For an Anti-Gay Preacher, This Guy Sure Does Like to Talk About Gay Sex

By Rachel Adams

At a quiet country church ten miles outside of Uganda's capital city, Kampala, Pastor Solomon Male is pointing at a diagram of the anus. Around 60 people, ranging in age from toddlers to the elderly, are listening intently. Many are dilligently taking notes, as if the news that "the anus is not supposed to recieve objects, it's designed to excrete waste" is a biological revelation and one which needs to be shared with a lot of people, a lot of the time.

It's the second day of Male's two day seminar series, which he conducts at his own expense in churches and schools around Uganda. His focus is "Understanding the Challenge of Homosexuality" which he does with the help of a rather explicit handout. The introduction reads thus: "Homosexuality is the practice whereby people of the same sex get inclined to each other for sexual satisfaction and climaxes…In a male to male (gay) relationship, the one playing the role of the husband penetrates the other's anus. In a female to female (lesbian) relationship, caressing, touching and licking each other's private parts is done, with natural and artificial devices used for penetration."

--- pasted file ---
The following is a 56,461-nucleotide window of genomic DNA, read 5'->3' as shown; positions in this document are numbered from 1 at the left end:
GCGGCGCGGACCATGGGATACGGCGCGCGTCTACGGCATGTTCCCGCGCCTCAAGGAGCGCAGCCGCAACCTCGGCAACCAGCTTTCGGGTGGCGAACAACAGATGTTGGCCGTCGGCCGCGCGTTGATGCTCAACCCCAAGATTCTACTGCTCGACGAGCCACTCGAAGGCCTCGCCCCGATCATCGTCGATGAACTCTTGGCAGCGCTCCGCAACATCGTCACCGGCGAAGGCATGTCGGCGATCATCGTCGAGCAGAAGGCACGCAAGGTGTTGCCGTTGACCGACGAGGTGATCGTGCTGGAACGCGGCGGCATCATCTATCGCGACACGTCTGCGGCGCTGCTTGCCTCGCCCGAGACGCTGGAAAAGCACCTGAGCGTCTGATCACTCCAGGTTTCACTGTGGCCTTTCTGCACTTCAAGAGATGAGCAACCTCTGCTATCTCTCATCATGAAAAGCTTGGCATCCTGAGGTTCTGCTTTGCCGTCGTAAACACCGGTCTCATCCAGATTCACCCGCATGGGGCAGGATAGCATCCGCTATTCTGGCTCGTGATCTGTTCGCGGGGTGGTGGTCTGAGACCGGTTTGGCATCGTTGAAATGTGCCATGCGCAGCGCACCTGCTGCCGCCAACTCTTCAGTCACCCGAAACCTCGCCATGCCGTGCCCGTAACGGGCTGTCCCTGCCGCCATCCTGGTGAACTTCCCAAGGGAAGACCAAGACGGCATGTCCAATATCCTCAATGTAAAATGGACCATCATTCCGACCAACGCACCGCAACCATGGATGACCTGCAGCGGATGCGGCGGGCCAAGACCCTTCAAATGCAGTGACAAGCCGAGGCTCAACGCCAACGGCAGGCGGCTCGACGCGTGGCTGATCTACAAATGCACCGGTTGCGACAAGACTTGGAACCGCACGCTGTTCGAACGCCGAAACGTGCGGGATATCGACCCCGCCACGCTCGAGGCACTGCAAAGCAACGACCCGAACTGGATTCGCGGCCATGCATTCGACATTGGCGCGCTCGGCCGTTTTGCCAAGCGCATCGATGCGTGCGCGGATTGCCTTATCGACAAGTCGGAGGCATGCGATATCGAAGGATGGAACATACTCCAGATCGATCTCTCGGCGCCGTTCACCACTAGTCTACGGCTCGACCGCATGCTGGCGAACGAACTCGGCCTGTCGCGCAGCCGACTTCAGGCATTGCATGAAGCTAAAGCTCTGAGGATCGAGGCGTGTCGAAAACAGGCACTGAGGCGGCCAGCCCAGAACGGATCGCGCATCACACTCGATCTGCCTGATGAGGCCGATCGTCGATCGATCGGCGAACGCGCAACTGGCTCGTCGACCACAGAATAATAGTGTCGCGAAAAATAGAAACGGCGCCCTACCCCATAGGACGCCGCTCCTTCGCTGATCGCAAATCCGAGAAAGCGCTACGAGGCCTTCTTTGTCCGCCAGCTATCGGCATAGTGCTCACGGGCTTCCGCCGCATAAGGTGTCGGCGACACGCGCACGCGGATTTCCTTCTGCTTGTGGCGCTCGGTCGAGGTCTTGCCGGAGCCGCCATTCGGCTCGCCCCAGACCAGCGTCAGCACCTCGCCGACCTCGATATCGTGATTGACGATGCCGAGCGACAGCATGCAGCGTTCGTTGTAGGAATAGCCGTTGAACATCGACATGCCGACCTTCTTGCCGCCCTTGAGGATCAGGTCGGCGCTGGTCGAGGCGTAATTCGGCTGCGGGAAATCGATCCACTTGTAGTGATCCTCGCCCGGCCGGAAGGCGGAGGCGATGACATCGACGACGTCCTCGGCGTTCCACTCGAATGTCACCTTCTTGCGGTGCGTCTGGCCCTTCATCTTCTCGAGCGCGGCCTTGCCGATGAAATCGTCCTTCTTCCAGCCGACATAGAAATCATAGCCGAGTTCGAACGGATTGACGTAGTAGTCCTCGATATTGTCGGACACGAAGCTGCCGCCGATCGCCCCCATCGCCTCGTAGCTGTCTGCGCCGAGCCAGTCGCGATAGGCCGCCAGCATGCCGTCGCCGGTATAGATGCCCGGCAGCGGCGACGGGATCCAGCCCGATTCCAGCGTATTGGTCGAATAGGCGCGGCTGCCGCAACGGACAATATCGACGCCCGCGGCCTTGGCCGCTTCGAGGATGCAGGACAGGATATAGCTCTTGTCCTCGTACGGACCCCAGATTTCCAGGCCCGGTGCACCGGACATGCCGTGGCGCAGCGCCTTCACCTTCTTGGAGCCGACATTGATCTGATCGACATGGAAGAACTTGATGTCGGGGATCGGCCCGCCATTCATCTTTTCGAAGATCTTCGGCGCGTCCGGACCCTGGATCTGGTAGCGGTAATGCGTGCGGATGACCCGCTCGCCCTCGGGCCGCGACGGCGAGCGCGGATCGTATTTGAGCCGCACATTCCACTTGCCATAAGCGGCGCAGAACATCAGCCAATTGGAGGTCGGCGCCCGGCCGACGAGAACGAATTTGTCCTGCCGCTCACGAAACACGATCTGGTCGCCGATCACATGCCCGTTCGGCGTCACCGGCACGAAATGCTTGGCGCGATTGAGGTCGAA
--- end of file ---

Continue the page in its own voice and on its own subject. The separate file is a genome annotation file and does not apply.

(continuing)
As I look around the audience I wonder what the seven and eight-year old children are making of it all. I'm surprised that there is no giggling from the teenagers. As the session drifts on, more people of all ages sign up and sit down. 

Male's approach is practical, unlike Martin Ssempa of "eat da poo poo" fame. His delivery is calm and controlled. When I arrive at the church he greets me with a big hug and tells me we are there to raise awareness; "Sexuality is not taught in schools here like it is in the US and Europe. We see gays having a good time but people don't know the dangers of sodomy. We see wives getting caught up in anal sex and the problems that causes."